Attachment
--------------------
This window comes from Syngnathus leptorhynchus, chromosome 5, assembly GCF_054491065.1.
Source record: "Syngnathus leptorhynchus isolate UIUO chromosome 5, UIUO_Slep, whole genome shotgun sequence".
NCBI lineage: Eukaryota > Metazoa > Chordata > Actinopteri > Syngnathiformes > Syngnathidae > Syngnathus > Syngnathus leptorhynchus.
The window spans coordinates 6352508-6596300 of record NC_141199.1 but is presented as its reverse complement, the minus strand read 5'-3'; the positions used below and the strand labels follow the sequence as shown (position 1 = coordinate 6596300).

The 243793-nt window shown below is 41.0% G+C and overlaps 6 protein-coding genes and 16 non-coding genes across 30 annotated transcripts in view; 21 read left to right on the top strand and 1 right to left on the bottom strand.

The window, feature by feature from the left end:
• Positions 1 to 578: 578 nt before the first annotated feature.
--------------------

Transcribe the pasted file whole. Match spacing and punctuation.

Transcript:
This window comes from Syngnathus leptorhynchus, chromosome 5, assembly GCF_054491065.1.
Source record: "Syngnathus leptorhynchus isolate UIUO chromosome 5, UIUO_Slep, whole genome shotgun sequence".
NCBI lineage: Eukaryota > Metazoa > Chordata > Actinopteri > Syngnathiformes > Syngnathidae > Syngnathus > Syngnathus leptorhynchus.
The window spans coordinates 6352508-6596300 of record NC_141199.1 but is presented as its reverse complement, the minus strand read 5'-3'; the positions used below and the strand labels follow the sequence as shown (position 1 = coordinate 6596300).

The 243793-nt window shown below is 41.0% G+C and overlaps 6 protein-coding genes and 16 non-coding genes across 30 annotated transcripts in view; 21 read left to right on the top strand and 1 right to left on the bottom strand.

The window, feature by feature from the left end:
• Positions 1 to 578: 578 nt before the first annotated feature.